In 2019, over 10,000 possible victims of slavery were found in the UK. From men working in Sports Direct warehouses for barely any pay, to teenaged Vietnamese girls trafficked into small town nail bars, we're told that modern slavery is all around us, operating in plain sight. But is this really slavery, and is it even a new phenomenon? Why has the British Conservative Party called it 'one of the great human rights issues of our time', when they usually ignore the exploitation of those at the bottom of the economic pile? In January 2021, Pluto published a new book by writer and activist, Emily Kenway, called The Truth About Modern Slavery, in which she reveals how modern slavery has been created as a political tool by those in power. We are joined on the podcast this month by Emily Kenway; Ella Cockbain, Associate Professor in Security and Crime Science at University College London, and author of Offender and Victim Networks in Human Trafficking; and Molly Smith, co-author with Juno Mac of Revolting Prostitutes: The Fight for Sex Workers’ Rights. The unabridged version of this podcast is available via patreon.com/plutopress --- Kalayaan - Justice for Migrant Domestic Workers kalayaan.org.uk SWARM - Sex Worker Advocacy and Resistance Movement swarmcollective.org
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    Decolonizing Israel, Liberating Palestine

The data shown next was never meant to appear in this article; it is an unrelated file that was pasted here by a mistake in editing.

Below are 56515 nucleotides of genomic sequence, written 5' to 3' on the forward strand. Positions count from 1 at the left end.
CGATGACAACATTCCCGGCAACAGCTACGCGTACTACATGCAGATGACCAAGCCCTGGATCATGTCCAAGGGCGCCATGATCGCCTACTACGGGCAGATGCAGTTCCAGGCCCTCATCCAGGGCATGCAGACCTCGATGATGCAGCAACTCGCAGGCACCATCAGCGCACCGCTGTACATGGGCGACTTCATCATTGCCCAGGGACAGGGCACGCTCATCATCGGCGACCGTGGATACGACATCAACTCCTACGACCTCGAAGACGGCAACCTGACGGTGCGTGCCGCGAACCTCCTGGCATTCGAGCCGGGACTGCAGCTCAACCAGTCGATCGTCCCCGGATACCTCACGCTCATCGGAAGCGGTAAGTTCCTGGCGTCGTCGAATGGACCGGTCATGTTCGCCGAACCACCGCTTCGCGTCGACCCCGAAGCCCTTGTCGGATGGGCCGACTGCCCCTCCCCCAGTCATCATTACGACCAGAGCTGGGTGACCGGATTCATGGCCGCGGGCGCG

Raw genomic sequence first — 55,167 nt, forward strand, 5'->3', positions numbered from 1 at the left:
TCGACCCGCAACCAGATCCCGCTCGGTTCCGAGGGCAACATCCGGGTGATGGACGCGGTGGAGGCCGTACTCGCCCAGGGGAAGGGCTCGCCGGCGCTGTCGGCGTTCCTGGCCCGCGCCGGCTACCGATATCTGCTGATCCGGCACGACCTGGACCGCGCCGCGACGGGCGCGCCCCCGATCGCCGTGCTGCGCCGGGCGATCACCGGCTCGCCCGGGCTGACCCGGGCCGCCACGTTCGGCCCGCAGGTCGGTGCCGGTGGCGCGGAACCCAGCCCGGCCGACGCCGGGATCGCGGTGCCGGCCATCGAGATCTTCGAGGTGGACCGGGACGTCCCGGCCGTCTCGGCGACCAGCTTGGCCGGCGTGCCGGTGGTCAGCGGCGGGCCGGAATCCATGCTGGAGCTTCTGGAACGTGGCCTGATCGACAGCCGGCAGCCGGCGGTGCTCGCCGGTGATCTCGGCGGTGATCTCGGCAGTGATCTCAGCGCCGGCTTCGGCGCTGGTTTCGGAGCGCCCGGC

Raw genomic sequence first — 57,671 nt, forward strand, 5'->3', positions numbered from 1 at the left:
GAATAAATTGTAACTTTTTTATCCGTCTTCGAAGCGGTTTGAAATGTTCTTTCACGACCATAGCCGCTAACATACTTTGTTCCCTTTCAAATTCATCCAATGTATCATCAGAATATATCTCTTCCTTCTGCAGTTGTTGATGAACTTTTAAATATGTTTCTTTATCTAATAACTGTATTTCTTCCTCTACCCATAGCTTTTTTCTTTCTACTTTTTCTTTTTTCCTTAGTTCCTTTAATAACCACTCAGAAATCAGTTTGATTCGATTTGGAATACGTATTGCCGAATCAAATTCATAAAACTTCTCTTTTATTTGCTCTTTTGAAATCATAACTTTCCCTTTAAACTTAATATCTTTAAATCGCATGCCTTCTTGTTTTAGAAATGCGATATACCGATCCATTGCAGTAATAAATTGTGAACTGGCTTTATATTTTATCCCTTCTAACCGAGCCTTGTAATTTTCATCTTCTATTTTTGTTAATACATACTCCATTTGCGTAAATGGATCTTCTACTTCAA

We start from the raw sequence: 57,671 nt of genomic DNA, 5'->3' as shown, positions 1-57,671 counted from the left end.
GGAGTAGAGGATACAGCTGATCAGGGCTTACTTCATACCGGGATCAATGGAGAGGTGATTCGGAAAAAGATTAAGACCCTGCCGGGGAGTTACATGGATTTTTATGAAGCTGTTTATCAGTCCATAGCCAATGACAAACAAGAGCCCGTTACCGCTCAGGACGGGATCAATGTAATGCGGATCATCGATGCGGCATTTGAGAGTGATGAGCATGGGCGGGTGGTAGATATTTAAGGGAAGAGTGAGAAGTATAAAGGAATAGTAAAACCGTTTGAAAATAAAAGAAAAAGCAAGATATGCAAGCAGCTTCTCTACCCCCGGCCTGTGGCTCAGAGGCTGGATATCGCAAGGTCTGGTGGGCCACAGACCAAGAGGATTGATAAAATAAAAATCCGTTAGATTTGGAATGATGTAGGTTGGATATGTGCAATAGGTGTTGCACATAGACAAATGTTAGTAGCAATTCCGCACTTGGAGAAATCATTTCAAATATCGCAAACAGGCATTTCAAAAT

For decades we have spoken of the 'Israel-Palestine conflict', but what if our understanding and framing of the issue has been wrong all along?  That’s the argument of a new book published in January 2021, Decolonizing Israel, Liberating Palestine. Joining us in conversation this month is the author, Jeff Halper, former Director of the Israeli Committee Against House Demolitions (ICAHD) and a founding member of the One Democratic State (ODS) Campaign. We discuss the characteristics of a settler-colonial project, the unfeasibility of a two-state solution, Palestinian refugees' right to return, and the ODS campaign's call for a decolonial approach and a single democratic state.  The unabridged version of this podcast is available via patreon.com/plutopress --- Find out more: onestatecampaign.org plutobooks.com/9780745343396/decolonizing-israel-liberating-palestine/